UNITED STATES OF AMERICA
FEDERAL TRADE COMMISSION
WASHINGTON, D.C. 20580
November 20, 1998
Ms. Linda J. Throne
Bodman, Longley & Dahling
229 Court Street
Cheboygan, Michigan 49721
Re: "Joint users" -- FCRA §§603(f) and 604(a)(3)(A)
Dear Ms. Throne:
This is in response to your correspondence concerning the Fair Credit Reporting Act ("FCRA"). You indicate that your bank client uses a loan application format which includes a section where the consumer may request that the bank forward the application to another lender if the bank is unable to make the loan. You ask whether the joint user exception to the definition of consumer reporting agency, found in the Federal Trade Commission Commentary on the FCRA ("the Commentary"), requires the disclosure to the consumer of the identity of the additional lenders to whom a loan application may be forwarded. We conclude that it does not.
As you note, Comment 603(f)-(8) takes the view that the FCRA definition of consumer reporting agency does not include a creditor that qualifies as a "joint user" with another party involved in evaluating a consumer's loan application. It states, in pertinent part:
Entities that share consumer reports with others that are jointly involved in decisions for which there are permissible purposes to obtain reports may be "joint users" rather than consumer reporting agencies. For example, if a lender forwards consumer reports . . . to another creditor for use in considering a consumer's loan application at the consumer's request, the lender does not become a consumer reporting agency by virtue of such action.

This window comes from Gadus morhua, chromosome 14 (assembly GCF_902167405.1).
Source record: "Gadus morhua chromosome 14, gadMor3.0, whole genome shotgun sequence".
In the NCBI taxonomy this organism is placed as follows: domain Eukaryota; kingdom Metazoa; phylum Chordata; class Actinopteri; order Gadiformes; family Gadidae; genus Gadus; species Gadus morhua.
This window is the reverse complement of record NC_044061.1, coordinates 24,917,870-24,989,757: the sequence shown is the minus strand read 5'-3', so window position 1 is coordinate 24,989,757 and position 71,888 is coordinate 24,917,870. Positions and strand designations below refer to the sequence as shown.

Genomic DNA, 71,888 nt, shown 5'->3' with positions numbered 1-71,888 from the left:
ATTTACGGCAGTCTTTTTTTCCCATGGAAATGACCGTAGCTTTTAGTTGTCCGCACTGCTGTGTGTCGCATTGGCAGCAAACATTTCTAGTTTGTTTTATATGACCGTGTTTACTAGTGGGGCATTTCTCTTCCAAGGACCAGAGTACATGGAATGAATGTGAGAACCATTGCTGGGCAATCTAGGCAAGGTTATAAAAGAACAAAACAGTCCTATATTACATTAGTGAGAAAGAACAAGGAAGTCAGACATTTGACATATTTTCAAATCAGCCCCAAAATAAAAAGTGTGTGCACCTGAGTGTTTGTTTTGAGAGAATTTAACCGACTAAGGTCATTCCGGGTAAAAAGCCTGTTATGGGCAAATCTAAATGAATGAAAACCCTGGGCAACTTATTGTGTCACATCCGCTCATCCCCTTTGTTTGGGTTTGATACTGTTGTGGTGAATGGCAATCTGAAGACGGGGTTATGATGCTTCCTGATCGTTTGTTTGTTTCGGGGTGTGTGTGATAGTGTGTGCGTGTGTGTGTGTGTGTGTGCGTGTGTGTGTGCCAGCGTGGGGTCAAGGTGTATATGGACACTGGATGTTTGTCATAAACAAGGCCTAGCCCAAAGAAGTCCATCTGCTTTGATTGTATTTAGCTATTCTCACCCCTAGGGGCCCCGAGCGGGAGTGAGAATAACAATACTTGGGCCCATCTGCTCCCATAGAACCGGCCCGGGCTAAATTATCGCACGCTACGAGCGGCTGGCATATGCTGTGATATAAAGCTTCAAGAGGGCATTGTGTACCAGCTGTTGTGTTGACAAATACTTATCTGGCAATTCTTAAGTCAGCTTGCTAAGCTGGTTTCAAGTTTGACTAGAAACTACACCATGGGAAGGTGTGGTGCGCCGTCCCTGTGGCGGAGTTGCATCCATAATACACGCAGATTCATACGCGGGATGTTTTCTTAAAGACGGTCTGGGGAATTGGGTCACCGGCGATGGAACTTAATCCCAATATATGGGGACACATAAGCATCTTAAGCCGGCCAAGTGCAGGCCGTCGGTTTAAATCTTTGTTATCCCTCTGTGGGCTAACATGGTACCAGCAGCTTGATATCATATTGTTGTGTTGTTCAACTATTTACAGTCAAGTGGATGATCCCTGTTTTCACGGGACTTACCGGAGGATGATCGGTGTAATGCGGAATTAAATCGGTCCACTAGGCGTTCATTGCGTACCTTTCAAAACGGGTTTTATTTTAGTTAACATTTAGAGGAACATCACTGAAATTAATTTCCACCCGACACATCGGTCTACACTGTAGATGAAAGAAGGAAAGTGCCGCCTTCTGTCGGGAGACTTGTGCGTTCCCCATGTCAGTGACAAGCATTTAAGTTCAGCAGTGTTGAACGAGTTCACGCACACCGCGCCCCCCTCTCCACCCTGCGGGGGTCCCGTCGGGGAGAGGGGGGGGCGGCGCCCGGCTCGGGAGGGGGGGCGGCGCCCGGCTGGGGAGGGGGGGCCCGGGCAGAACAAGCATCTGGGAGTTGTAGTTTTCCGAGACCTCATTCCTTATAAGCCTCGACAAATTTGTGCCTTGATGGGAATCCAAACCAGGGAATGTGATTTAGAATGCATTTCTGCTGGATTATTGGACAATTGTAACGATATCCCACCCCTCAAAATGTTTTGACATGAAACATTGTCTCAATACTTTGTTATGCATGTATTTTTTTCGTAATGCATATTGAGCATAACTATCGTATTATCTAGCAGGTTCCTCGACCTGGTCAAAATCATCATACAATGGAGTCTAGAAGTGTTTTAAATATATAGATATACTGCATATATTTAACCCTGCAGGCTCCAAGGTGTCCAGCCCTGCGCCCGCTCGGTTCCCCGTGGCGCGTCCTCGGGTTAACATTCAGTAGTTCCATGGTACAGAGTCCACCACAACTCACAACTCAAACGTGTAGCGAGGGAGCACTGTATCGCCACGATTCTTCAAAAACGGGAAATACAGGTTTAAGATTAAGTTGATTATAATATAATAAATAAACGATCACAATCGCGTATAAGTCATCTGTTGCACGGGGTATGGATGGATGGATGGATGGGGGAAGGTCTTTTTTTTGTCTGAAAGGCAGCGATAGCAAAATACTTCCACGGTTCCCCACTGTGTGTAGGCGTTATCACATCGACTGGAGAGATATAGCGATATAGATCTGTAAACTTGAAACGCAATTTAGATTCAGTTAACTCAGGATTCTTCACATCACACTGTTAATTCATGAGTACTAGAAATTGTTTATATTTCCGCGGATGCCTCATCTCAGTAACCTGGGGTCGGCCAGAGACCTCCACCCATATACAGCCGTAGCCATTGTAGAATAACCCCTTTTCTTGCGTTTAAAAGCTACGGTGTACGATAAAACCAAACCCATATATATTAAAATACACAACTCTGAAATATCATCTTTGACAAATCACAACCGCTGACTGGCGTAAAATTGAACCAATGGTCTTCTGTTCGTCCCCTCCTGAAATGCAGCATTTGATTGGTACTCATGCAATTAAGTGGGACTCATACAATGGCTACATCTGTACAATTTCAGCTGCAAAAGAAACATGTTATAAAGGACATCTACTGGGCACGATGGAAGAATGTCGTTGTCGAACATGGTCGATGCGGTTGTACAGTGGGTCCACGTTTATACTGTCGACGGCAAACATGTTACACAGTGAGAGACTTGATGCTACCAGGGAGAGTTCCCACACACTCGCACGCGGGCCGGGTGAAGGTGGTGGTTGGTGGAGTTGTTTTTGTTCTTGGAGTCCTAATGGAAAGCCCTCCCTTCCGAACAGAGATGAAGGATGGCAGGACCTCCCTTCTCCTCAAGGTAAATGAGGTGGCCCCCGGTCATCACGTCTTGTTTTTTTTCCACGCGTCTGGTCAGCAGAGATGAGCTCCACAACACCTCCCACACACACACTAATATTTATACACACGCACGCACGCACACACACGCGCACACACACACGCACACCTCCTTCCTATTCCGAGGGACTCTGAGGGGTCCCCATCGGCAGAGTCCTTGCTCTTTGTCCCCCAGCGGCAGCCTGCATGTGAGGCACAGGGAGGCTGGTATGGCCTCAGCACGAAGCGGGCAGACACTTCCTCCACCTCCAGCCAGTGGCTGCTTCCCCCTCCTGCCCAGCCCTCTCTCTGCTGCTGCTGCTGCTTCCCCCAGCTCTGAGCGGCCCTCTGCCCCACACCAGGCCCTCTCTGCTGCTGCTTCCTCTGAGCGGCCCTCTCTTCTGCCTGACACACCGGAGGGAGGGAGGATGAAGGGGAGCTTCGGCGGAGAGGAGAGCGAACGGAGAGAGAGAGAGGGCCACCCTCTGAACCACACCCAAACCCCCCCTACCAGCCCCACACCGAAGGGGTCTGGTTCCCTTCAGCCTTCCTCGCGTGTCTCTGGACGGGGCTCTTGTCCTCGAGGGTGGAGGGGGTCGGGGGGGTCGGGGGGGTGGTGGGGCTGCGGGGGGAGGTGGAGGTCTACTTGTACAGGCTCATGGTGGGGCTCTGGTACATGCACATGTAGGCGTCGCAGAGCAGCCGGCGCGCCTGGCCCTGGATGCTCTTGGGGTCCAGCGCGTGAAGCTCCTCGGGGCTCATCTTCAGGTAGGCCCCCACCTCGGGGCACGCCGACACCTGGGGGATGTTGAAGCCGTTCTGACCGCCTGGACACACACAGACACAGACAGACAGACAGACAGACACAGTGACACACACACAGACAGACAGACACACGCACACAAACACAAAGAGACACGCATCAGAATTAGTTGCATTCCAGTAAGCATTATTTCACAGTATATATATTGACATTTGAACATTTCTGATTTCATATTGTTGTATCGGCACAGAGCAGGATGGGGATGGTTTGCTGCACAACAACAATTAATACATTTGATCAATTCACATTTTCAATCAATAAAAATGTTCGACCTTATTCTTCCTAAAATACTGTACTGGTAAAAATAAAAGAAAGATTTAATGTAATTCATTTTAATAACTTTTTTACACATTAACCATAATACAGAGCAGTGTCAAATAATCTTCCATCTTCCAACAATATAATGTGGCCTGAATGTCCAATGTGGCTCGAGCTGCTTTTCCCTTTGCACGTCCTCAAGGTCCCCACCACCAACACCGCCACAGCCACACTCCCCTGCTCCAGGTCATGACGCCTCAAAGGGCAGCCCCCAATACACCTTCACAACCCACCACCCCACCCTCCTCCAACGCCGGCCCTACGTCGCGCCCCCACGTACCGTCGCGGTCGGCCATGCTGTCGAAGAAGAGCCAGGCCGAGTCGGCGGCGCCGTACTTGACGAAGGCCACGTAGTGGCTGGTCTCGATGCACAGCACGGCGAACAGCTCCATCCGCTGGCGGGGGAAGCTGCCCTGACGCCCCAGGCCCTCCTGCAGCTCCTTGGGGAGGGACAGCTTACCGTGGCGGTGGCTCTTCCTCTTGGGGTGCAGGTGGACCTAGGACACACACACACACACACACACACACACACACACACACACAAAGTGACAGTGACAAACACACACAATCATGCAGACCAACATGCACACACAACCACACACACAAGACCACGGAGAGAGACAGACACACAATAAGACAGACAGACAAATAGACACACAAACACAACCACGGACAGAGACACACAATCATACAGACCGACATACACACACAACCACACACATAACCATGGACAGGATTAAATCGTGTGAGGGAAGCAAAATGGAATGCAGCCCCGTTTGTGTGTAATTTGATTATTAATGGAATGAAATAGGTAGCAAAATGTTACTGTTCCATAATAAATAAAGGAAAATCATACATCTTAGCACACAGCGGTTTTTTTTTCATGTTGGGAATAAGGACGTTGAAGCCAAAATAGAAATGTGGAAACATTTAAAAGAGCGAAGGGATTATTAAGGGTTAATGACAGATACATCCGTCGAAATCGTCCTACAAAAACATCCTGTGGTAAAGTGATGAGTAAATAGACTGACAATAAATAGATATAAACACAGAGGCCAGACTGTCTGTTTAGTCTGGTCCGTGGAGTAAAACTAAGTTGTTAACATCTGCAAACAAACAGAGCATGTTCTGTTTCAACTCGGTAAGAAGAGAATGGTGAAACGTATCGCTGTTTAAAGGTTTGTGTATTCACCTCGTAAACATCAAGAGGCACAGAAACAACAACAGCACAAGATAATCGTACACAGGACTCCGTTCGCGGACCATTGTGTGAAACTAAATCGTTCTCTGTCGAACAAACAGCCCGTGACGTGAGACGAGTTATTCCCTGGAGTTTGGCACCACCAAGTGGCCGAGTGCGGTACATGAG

16 C.F.R. 600 Appendix; 55 Fed. Reg.. 18,813 (May 4, 1990). In short, the Commentary treats entities as "joint users" when both parties are considering the same loan application and both have a permissible purpose.(1) The situation you present is the one set forth in the commentary example -- your client and the additional creditors to whom they forward a consumer's loan application are involved in the evaluation of a particular consumer loan application. Further, there is no doubt that your client has a permissible purpose in obtaining a consumer report in connection with a consumer's application for credit under Section 604(a)(3)(A). However, in order for the additional creditors to whom your client forwards the loan application to have a permissible purpose to obtain a consumer report, the potential credit transaction must be initiated by the consumer. For this reason, the Commentary notes that a lender may forward a loan application to another lender at the consumer's request. Accordingly, your client must obtain the consumer's consent prior to forwarding such information to additional lenders.
The FCRA and the Commentary are uniformly silent on what form such authorization should take. In light of this, we conclude that the inclusion in your client's loan application of a section which enables the consumer to indicate consent for the loan application file to be forwarded to "other lenders" would be sufficient to satisfy the requirement that subsequent creditors have a permissible purpose to receive the consumer report included in the file. Such action can only be taken, however, in pursuit of the approval of the loan application.
I hope that this information is helpful to you. The views expressed in this letter are those of the staff and do not necessarily represent the views of the Commission or of any individual Commissioner.
Helen G. Foster
1. Although the Commentary employs the term "joint user" to describe the two parties, its focus is not the use two parties make of a consumer report, but rather to determine whether one user is to be considered a "consumer reporting agency" under Section 603(f) if it simply forwards the report to a second such party.